Other key topics that will be covered on the day include procurement transformation, the uses of IoT, data analytics in supplier management, how technology is shaping procurement, and more generally the challenges facing procurement directors. All of which will be delivered from senior procurement visionaries.

And speaking of which, we asked Paul about his chosen subject:

Redirecting Procurement Resources towards the Value-Add Projects

The significance and benefits of this need hardly be explained – so we talked about what a procurement director might discover from the lessons learnt of another who has already risen to the challenge.

Firstly, a little bit of background to the subject matter. The topic has a long history, but Paul reminded us that in early 2014, the then Procserve (now known under the Basware name) announced a potential partnership with Amazon over a B2B commercial offering, essentially an Amazon commerce site offered through Procserve, to enable purchasing professionals to buy in an ‘Amazon way.’ “It was exciting at the time,” Paul said, “the rationale behind it was to buy low-value items on Amazon, albeit with a 0.5% cost differential from what buyers could get themselves, offset by the bother of all the research, the time and resource to make such a small saving – essentially effort which could be put into sourcing and negotiating for much higher-value projects.”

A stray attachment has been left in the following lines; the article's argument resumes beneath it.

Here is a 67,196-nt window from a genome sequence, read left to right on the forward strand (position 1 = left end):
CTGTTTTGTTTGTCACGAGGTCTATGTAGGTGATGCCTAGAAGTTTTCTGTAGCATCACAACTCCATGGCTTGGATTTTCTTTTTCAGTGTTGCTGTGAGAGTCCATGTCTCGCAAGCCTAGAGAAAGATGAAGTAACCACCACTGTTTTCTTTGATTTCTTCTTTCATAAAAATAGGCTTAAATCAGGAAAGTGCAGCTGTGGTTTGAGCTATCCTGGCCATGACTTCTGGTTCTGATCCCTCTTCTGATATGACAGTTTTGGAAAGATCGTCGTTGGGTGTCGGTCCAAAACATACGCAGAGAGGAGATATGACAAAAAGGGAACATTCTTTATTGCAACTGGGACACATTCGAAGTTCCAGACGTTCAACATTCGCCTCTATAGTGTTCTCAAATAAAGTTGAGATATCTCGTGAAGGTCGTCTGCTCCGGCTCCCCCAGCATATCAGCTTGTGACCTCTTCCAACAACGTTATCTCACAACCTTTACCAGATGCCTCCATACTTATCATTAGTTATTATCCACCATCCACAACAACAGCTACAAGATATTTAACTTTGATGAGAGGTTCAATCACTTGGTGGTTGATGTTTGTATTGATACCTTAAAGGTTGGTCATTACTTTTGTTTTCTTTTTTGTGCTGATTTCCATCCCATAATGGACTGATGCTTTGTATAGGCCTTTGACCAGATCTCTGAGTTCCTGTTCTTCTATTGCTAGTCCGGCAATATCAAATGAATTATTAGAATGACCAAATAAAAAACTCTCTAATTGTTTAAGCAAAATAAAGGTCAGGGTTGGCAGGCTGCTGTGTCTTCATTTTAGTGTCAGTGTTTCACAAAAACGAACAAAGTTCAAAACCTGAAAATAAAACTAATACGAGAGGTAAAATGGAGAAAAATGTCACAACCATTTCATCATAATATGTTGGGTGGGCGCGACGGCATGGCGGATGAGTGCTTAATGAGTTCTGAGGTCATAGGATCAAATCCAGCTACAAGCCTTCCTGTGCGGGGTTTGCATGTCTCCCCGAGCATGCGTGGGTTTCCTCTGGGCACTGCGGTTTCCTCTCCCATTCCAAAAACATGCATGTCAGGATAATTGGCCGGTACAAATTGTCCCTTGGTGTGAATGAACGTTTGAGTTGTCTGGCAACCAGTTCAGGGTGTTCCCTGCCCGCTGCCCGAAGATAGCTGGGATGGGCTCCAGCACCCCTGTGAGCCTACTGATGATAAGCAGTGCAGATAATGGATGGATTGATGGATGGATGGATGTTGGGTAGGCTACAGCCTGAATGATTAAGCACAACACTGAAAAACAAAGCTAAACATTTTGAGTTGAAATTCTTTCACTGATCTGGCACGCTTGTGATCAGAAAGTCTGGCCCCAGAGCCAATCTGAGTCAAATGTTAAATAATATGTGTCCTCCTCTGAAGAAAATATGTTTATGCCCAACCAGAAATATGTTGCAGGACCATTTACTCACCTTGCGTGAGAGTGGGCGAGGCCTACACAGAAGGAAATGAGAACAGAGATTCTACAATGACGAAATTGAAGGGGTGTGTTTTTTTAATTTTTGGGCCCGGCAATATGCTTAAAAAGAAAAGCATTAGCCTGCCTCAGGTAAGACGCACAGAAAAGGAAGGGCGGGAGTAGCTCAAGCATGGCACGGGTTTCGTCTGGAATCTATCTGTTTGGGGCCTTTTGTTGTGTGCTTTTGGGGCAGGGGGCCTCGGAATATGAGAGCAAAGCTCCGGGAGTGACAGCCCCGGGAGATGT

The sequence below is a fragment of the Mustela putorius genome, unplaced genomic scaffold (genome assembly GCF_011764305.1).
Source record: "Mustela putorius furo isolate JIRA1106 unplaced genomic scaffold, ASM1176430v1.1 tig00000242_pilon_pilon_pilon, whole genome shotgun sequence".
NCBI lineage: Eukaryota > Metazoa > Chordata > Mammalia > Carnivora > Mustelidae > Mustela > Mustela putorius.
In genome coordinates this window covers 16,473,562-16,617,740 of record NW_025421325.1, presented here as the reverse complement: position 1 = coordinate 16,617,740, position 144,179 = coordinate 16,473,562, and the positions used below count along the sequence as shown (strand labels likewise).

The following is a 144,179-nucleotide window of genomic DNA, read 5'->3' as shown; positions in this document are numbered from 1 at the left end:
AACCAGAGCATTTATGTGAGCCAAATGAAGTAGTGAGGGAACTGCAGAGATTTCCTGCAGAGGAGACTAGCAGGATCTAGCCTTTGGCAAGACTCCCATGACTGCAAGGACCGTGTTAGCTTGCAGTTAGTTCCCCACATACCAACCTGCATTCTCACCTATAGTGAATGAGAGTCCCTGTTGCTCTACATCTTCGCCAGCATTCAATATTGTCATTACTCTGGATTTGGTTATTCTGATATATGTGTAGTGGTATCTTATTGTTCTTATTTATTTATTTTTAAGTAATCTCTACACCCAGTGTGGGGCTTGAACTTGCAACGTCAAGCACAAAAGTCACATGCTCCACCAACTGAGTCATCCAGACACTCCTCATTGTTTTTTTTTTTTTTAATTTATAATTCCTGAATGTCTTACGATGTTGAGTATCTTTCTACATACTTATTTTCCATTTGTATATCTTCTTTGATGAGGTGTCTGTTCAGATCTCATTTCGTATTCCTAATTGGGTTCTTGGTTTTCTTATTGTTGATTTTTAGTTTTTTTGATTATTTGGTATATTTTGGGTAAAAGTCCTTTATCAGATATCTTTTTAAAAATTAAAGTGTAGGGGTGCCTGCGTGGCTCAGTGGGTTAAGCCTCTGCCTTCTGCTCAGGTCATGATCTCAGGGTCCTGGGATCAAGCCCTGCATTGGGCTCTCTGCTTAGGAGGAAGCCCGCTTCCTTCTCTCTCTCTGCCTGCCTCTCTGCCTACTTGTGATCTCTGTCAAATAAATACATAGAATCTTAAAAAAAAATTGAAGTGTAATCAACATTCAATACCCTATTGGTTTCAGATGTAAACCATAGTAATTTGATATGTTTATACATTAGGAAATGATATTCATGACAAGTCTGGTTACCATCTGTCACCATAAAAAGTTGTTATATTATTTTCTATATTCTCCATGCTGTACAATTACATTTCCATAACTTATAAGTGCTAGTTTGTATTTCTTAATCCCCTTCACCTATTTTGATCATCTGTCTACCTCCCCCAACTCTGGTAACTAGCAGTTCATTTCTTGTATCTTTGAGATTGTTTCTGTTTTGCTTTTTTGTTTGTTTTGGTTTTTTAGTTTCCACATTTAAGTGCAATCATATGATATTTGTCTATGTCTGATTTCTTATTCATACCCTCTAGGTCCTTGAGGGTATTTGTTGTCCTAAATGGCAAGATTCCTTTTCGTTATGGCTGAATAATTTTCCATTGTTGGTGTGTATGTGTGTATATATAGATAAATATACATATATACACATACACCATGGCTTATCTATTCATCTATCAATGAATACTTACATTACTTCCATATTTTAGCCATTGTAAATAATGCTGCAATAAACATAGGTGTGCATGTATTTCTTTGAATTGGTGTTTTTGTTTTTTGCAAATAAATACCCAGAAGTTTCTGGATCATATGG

Unfortunately this initiative never materialised years ago, but “18 months ago we formed the opportunity to spearhead an Amazon Business approach in Europe – trialling this approach via several TUI clients in different countries. With input from TUI, Amazon has created a consumer marketplace experience but with a (slightly) different UI to integrate it into procurement systems. We have allowed employees to purchase up to 1000 euros of low-value goods via Amazon without procurement intervention. Working with Amazon the aim was to increase efficiency of buying low-value items. It is still in its infancy, with some hurdles to get over, but we could see that, as we rolled out, it was easily adopted by buyers, who could understand it because it mirrored what they do in their day-to-day personal lives. Equally, pitching it to the CEO didn’t take much explanation – the initiative was instantly grasped – that’s the beauty of Amazon – it’s a common experience. What was uncommon was having a CPO explain something to a CEO which needed no context!”